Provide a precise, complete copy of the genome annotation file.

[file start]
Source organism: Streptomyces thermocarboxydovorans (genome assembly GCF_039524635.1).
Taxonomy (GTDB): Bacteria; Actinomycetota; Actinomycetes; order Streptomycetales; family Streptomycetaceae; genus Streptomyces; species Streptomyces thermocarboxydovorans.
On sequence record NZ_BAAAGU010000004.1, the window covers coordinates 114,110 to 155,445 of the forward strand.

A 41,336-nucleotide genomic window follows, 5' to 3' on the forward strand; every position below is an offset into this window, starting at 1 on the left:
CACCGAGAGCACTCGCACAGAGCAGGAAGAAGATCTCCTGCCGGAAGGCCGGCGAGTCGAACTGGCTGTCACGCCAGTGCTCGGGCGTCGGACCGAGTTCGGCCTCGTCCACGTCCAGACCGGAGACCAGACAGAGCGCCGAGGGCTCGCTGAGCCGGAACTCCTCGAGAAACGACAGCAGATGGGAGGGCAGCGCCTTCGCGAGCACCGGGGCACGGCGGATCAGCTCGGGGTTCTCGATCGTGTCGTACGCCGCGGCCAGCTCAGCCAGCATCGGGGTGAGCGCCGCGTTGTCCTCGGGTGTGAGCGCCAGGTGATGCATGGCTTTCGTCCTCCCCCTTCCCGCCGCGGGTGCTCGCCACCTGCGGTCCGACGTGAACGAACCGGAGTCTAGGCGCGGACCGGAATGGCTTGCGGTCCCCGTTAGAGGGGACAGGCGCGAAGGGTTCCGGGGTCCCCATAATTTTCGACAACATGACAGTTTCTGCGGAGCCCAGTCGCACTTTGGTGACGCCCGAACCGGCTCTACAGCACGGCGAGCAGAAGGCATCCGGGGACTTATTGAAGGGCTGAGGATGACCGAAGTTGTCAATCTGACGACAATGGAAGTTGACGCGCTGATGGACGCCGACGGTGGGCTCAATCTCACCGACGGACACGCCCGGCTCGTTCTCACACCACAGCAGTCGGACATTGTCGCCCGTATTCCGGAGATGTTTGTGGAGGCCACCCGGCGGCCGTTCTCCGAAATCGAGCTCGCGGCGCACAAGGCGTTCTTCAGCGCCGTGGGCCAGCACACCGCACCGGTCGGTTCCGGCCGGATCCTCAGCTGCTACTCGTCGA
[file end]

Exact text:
Source organism: Streptomyces thermocarboxydovorans (genome assembly GCF_039524635.1).
Taxonomy (GTDB): Bacteria; Actinomycetota; Actinomycetes; order Streptomycetales; family Streptomycetaceae; genus Streptomyces; species Streptomyces thermocarboxydovorans.
On sequence record NZ_BAAAGU010000004.1, the window covers coordinates 114,110 to 155,445 of the forward strand.

A 41,336-nucleotide genomic window follows, 5' to 3' on the forward strand; every position below is an offset into this window, starting at 1 on the left:
CACCGAGAGCACTCGCACAGAGCAGGAAGAAGATCTCCTGCCGGAAGGCCGGCGAGTCGAACTGGCTGTCACGCCAGTGCTCGGGCGTCGGACCGAGTTCGGCCTCGTCCACGTCCAGACCGGAGACCAGACAGAGCGCCGAGGGCTCGCTGAGCCGGAACTCCTCGAGAAACGACAGCAGATGGGAGGGCAGCGCCTTCGCGAGCACCGGGGCACGGCGGATCAGCTCGGGGTTCTCGATCGTGTCGTACGCCGCGGCCAGCTCAGCCAGCATCGGGGTGAGCGCCGCGTTGTCCTCGGGTGTGAGCGCCAGGTGATGCATGGCTTTCGTCCTCCCCCTTCCCGCCGCGGGTGCTCGCCACCTGCGGTCCGACGTGAACGAACCGGAGTCTAGGCGCGGACCGGAATGGCTTGCGGTCCCCGTTAGAGGGGACAGGCGCGAAGGGTTCCGGGGTCCCCATAATTTTCGACAACATGACAGTTTCTGCGGAGCCCAGTCGCACTTTGGTGACGCCCGAACCGGCTCTACAGCACGGCGAGCAGAAGGCATCCGGGGACTTATTGAAGGGCTGAGGATGACCGAAGTTGTCAATCTGACGACAATGGAAGTTGACGCGCTGATGGACGCCGACGGTGGGCTCAATCTCACCGACGGACACGCCCGGCTCGTTCTCACACCACAGCAGTCGGACATTGTCGCCCGTATTCCGGAGATGTTTGTGGAGGCCACCCGGCGGCCGTTCTCCGAAATCGAGCTCGCGGCGCACAAGGCGTTCTTCAGCGCCGTGGGCCAGCACACCGCACCGGTCGGTTCCGGCCGGATCCTCAGCTGCTACTCGTCGA